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A Vanderbilt Christmas

Posted on 12/16/2013 by Leeann Donnelly

Biltmore’s archives are full of letters and documents detailing the lives of George and Edith Vanderbilt, their daughter, Cornelia, and many of their friends and family members who visited them at Biltmore.  Below are some of the Vanderbilts’ yuletide traditions...and even a glimpse of the food they enjoyed during the holidays.

How did our Christmas tradition begin?

Although George Vanderbilt moved into Biltmore House in October 1895, the house did not officially open to guests until Christmas Eve of that year.  Great efforts were made to ensure all (or most!) would be ready by this special day.  Mr. Vanderbilt was still a bachelor during the first Biltmore Christmas and his mother, Maria Louisa, presided as hostess. 

Correspondence between Mr. Vanderbilt and his staff indicates that planning was intensive and no detail was left unattended.  Managers debated which nearby county had the best holly and the most desirable mistletoe, while staff scouted for the perfect candidate for the Banquet Hall Christmas tree.

Mr. Chauncey Beadle, estate horticulturalist, writes estate manager, Mr. Charles McNamee:

“I quite agree with you that we should have a very large tree for this occasion; in fact, I think a twenty foot tree in that large Banquet Hall would be rather dwarfed.”

When Mr. Vanderbilt’s mother, several of his brothers and sisters and their spouses, and assorted nieces and nephews arrived, they were greeted in the Banquet Hall by a splendidly tall tree laden with gifts for estate workers.  At the foot of the tree was a table piled high with family gifts.  Because of this, the Banquet Hall has always been the focal point for Christmas celebrations in Biltmore House.  

A Family Gathering

The family and guests gathered around the 40-foot Banquet Hall table for elaborate dinners served both evenings.  Mr. Vanderbilt’s niece Gertrude kept a series of Dinner Books in which she recorded the seating arrangements of all of the parties and dinners she attended as a young woman, and she was one of the guests at the first Christmas dinner in Biltmore House. Gertrude kept two Dinner Books in 1895, and the Christmas meal at Biltmore House was the 193rd formal dinner that she attended that year.  In her diagram of the dinner, she listed 27 Vanderbilt family members.  It was said to be the largest gathering of the family since the death of William Henry Vanderbilt, George’s father, in 1885.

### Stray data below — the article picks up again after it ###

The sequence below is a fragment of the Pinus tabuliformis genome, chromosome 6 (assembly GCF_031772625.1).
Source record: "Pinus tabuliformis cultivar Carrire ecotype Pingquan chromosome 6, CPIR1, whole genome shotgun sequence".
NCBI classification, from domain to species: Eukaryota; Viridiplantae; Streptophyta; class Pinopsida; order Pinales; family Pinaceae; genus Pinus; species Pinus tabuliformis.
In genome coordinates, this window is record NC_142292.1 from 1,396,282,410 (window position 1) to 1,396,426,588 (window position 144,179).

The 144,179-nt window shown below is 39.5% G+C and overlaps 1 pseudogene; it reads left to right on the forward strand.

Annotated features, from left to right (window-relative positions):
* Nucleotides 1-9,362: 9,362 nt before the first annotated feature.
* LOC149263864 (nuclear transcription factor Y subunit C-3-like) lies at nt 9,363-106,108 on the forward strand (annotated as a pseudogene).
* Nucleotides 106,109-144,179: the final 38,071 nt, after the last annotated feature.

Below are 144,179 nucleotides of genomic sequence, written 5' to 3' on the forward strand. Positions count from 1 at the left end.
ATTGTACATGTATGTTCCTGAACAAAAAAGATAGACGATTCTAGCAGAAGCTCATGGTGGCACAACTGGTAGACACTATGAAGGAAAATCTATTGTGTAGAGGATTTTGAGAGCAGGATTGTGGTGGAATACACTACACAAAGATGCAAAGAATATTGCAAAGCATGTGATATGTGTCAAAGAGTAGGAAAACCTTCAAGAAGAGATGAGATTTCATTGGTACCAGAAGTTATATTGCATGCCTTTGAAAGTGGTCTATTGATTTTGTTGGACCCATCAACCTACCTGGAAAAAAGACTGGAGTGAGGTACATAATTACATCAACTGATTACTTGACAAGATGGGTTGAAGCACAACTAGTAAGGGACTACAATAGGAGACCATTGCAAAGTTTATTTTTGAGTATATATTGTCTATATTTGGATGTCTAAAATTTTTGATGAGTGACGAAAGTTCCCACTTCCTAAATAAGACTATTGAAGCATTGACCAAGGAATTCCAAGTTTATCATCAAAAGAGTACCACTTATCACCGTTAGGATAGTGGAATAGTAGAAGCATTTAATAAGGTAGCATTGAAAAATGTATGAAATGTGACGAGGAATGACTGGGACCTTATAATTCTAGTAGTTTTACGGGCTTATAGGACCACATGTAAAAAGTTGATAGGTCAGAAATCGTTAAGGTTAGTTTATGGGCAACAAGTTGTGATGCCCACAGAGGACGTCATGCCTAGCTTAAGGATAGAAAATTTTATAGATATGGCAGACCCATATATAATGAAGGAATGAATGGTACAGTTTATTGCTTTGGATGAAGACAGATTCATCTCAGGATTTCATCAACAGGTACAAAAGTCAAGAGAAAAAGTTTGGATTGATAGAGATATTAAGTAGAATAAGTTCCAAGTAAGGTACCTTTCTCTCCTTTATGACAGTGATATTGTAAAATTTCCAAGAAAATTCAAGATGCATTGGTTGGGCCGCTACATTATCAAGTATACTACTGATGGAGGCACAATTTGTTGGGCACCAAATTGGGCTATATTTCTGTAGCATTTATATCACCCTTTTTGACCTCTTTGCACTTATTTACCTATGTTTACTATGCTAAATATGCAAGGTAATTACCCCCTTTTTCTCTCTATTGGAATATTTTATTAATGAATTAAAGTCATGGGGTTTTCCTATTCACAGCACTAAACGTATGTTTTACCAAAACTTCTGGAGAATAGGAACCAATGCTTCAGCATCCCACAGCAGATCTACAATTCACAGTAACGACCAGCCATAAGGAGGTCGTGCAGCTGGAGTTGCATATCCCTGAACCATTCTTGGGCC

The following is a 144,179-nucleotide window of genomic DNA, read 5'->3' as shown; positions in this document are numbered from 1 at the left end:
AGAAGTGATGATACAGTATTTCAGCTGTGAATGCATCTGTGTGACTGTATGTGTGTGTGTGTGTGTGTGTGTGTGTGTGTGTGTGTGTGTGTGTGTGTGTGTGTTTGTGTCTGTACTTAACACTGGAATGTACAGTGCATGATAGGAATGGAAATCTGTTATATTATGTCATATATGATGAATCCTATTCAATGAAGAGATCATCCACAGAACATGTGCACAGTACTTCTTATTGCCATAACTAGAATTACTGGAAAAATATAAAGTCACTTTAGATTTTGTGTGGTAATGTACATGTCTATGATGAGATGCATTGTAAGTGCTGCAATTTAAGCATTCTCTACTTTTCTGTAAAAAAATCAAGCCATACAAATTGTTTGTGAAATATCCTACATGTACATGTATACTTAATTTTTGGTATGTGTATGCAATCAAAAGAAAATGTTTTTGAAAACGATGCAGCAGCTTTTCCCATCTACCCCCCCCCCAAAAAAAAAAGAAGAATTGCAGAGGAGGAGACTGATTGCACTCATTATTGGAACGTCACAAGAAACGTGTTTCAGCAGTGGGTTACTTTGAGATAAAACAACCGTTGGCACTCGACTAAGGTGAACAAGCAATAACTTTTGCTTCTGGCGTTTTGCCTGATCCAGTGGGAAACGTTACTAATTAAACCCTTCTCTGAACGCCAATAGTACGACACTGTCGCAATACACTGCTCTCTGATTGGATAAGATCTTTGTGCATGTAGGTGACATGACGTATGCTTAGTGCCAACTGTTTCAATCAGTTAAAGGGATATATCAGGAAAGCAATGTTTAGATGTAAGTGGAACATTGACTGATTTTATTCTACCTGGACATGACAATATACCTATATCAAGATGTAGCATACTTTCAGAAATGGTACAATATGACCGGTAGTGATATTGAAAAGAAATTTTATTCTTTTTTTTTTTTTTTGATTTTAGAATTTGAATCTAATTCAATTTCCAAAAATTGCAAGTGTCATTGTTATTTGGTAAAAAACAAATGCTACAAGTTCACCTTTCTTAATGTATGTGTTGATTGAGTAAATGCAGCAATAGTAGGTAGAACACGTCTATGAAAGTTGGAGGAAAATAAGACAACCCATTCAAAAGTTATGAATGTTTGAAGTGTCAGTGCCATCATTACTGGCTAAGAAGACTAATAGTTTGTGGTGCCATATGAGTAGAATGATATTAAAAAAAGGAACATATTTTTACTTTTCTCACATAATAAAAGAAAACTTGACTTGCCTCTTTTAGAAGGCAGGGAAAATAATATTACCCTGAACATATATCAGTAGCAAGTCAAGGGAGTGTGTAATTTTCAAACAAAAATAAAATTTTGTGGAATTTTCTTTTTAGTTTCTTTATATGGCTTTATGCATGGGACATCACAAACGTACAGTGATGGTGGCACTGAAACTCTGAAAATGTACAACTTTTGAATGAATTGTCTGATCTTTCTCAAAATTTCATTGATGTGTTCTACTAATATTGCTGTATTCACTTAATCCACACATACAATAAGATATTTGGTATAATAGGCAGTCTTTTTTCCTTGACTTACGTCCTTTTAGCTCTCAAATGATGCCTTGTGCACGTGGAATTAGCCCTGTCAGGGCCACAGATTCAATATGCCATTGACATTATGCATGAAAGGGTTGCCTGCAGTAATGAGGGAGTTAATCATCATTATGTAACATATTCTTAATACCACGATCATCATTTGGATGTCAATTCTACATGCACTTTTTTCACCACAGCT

In addition to the grand meals and festive décor, stockings hung on mantles, plum puddings and mince pies were served, and George’s mother read “‘Twas the Night Before Christmas” to the children.  It must have been a grand time -- one article even stated that the family exchanged gilded and jeweled Christmas cards!

Christmas and New Year’s meals in Biltmore House, 1904

In 1904, George and Edith Vanderbilt were raising their 4-year-old daughter, Cornelia, in Biltmore House.  The 1904 Menu Book, kept by cook Esther Anderson, contains luncheon and dinner menus for Christmas Day and New Years Day.  Surprisingly, they are not the most elaborate meals included in the book.  The 1904 Christmas Day luncheon featured a fairly light menu that began with clear broth, followed by broiled oysters.

The Christmas Day luncheon entrée consisted of venison steak (very likely from the estate deer herd), served with string beans, potatoes and cauliflower.  The salad course consisted of roast partridge and salad.  Luncheon dessert consisted of apple tart, not surprising, since estate orchards produced over twenty varieties of apples. Coffee followed dessert and served as a separated course.

Christmas dinner began with Consommé Royale, a clear chicken broth thickened with tapioca and served with a savory garnish made from bullion, egg and herbs, poached in buttered molds, floating in the broth. A fish course of broiled Spanish mackerel accompanied by cucumber salad came next. 

The main course featured roast turkey and cranberries, served with potatoes, peas and celery.  The Vanderbilts ate turkey in one form or another on average every three days.  Mrs. Doris Johnson, whose daughter-in-law, Ellen, was a Biltmore House cook at the turn of the century, recalled that turkey and dressing were Mr. Vanderbilt’s favorite of all the things Ellen cooked, and it is very likely that turkey was indeed one of Mr. Vanderbilt’s favorite foods.  A salad of Virginia ham and spinach followed. Christmas dessert consisted of plum pudding, ice cream and cake.

The New Years Eve luncheon began with fish cutlets, followed by braised rabbits and lamb chops served with potatoes, beets and stuffed tomatoes. Chicken salad followed, and dessert consisted of apple tapioca pudding, followed by coffee.  New Years Eve dinner began with either purée of chickens or consommé, followed by the fish course consisting of mousse of bass. The mousse was followed by an entrée of mushroom patties, and a relevé consisting of filets of beef with potatoes, spinach and baked macaroni. Roast partridge accompanied the salad. 

New Years Eve dessert was Fanchonette, an “old-fashioned French cake, somewhat like a pie made with rough puff pastry and a pastry cream filling baked in a slow oven. After cooling, it is piped with meringue, sprinkled with sugar and baked until brown.   Coffee followed dessert, and midnight toasts no doubt welcomed the New Year!

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